When Tamara Snight graduated from high school, she decided to explore her options before making any choices about her future career. After earning her diploma from Douglas High School in Minden, Nevada, she moved to the island of Maui.
“I wanted to get more life experience before committing to a university,” Snight said. “I just wanted to have fun and experience life that I had no idea about.”
After Maui, Snight moved back to her hometown of South Lake Tahoe, where she attended Lake Tahoe Community College and obtained her associate degree in liberal arts with an emphasis in social science. Because of the university’s proximity to her family and friends in Tahoe, she decided that attending the University of Nevada, Reno was the next right step.
“Once I had my associate [degree], I was like, okay, I kind of want to keep the ball rolling since I'm motivated, and I'm here for it.”
A friend of Snight’s, a Reynolds School of Journalism alumna, spoke highly of the school and recommended it as a great place to attend. After thinking about what she wanted for her future career and hearing more recommendations from other alumni, she realized that journalism would be the right path for her.
Delaying her four-year degree helped her to succeed at the University. Snight was recognized for her achievement as the Fall 2020 Reynolds School Senior Scholar.
“It's just a personal achievement for myself; it's something that keeps me going,” she said. “I hold myself extremely accountable, sometimes too much, and I think that's really what helped to drive me to my academic level.”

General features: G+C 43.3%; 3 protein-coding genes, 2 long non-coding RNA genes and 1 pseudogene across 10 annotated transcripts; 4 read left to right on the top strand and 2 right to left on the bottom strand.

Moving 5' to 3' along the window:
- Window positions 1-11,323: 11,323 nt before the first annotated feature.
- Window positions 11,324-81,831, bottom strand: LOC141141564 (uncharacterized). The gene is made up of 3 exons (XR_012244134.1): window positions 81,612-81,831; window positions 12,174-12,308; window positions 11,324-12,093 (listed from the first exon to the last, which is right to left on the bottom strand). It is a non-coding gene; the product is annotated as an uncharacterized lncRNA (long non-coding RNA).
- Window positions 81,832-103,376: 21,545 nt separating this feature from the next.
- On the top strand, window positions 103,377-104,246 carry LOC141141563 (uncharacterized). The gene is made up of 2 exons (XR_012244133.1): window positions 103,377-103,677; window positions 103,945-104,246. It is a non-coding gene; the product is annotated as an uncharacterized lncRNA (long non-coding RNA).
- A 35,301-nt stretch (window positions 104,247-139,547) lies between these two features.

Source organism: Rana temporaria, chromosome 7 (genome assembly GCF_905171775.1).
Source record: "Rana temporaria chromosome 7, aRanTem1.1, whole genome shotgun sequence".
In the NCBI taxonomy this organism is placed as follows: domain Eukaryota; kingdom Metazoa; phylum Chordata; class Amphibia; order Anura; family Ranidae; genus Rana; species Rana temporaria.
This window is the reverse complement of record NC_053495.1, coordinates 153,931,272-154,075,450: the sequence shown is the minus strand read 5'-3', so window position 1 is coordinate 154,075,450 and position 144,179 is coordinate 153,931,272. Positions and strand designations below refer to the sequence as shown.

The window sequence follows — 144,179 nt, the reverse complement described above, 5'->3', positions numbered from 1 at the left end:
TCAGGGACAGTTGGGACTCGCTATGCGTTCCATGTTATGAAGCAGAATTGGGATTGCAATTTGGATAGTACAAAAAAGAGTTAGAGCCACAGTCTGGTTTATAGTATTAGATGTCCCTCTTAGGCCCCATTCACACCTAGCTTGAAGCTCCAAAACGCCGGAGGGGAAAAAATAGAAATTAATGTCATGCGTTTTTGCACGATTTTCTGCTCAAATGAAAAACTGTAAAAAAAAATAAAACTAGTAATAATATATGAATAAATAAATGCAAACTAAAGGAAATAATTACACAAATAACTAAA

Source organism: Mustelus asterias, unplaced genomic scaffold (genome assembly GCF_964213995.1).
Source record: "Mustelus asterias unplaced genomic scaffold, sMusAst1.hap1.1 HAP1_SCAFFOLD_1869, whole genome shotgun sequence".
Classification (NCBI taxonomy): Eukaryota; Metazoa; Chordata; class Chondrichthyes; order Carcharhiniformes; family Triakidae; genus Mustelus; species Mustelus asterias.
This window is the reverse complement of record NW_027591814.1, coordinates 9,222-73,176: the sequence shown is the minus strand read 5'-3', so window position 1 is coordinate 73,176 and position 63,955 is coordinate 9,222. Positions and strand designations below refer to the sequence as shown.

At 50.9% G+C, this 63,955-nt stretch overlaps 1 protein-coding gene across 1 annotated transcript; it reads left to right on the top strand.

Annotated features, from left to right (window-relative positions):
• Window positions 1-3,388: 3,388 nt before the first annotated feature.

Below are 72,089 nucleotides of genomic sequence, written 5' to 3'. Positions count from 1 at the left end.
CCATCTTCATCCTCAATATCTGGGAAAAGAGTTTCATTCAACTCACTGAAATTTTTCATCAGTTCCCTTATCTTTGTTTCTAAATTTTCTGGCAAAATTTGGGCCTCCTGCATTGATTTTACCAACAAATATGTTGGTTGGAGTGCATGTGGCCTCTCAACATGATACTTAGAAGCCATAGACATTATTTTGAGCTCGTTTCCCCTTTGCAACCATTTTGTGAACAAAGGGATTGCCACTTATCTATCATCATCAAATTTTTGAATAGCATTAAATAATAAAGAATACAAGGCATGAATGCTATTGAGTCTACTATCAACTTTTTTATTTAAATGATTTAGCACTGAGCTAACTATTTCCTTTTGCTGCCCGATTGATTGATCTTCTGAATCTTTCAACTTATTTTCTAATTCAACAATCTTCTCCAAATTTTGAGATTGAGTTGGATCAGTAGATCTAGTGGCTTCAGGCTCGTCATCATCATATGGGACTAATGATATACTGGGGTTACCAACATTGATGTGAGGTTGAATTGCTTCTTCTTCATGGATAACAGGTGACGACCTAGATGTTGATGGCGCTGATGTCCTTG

A motivating force in her academic journey at the Reynolds School was her Senior Scholar mentor, professor Alison Gaulden. In the three classes that Snight was her student, Gaulden saw Snight ask questions, absorb the material and meet deadlines.
“She is wicked good at her craft, her strategic mind will benefit any future employer and her commitment to quality and ethics will improve the industry,” Gaulden said.
Connecting with her professors was also a big factor in Snight’s academic success. She explained that a tactic she used to be successful was talking to her professors, perhaps more than the average student. Snight praised journalism faculty for making themselves available for any questions or concerns, even when times were uncertain.
“I'm a firm believer that you should always run things past your professors because they're more than willing to help, but especially at the RSJ,” she said. “2020 has been weird, to say the least, but I think that the teachers still try to make themselves available.”
Following graduation, Snight will work as a content creator at a freelancing company in Reno. With an uncertain job climate due to the COVID-19 pandemic, she has plans to build upon her current position and establish her personal brand.
“I'm in the process of thinking of exactly where my dream job would be,” she said. “I just plan on expanding my experience there, and then we'll see where that takes me.”